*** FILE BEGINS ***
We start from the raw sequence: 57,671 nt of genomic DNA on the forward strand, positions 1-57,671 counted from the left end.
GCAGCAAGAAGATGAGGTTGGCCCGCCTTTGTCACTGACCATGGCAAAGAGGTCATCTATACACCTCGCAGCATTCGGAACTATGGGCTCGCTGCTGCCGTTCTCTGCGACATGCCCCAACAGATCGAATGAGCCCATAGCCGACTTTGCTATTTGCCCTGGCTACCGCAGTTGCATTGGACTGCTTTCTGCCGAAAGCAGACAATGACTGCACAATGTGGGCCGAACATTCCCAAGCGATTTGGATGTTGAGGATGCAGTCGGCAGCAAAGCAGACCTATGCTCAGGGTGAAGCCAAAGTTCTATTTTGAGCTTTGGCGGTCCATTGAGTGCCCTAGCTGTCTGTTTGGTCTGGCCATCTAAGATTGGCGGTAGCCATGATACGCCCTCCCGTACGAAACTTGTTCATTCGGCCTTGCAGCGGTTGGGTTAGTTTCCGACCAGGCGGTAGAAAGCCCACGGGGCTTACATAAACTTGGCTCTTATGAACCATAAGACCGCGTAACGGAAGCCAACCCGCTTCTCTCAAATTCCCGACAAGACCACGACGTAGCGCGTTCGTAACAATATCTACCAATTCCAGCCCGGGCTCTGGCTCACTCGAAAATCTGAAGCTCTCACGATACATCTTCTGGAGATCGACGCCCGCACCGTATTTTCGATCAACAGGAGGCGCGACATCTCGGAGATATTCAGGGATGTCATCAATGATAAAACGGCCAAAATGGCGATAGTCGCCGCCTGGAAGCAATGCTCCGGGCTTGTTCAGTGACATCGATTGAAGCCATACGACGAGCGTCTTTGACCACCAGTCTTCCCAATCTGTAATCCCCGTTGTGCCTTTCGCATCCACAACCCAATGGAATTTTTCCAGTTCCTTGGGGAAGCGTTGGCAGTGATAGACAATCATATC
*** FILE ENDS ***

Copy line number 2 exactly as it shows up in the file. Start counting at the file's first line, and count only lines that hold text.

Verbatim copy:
GCAGCAAGAAGATGAGGTTGGCCCGCCTTTGTCACTGACCATGGCAAAGAGGTCATCTATACACCTCGCAGCATTCGGAACTATGGGCTCGCTGCTGCCGTTCTCTGCGACATGCCCCAACAGATCGAATGAGCCCATAGCCGACTTTGCTATTTGCCCTGGCTACCGCAGTTGCATTGGACTGCTTTCTGCCGAAAGCAGACAATGACTGCACAATGTGGGCCGAACATTCCCAAGCGATTTGGATGTTGAGGATGCAGTCGGCAGCAAAGCAGACCTATGCTCAGGGTGAAGCCAAAGTTCTATTTTGAGCTTTGGCGGTCCATTGAGTGCCCTAGCTGTCTGTTTGGTCTGGCCATCTAAGATTGGCGGTAGCCATGATACGCCCTCCCGTACGAAACTTGTTCATTCGGCCTTGCAGCGGTTGGGTTAGTTTCCGACCAGGCGGTAGAAAGCCCACGGGGCTTACATAAACTTGGCTCTTATGAACCATAAGACCGCGTAACGGAAGCCAACCCGCTTCTCTCAAATTCCCGACAAGACCACGACGTAGCGCGTTCGTAACAATATCTACCAATTCCAGCCCGGGCTCTGGCTCACTCGAAAATCTGAAGCTCTCACGATACATCTTCTGGAGATCGACGCCCGCACCGTATTTTCGATCAACAGGAGGCGCGACATCTCGGAGATATTCAGGGATGTCATCAATGATAAAACGGCCAAAATGGCGATAGTCGCCGCCTGGAAGCAATGCTCCGGGCTTGTTCAGTGACATCGATTGAAGCCATACGACGAGCGTCTTTGACCACCAGTCTTCCCAATCTGTAATCCCCGTTGTGCCTTTCGCATCCACAACCCAATGGAATTTTTCCAGTTCCTTGGGGAAGCGTTGGCAGTGATAGACAATCATATC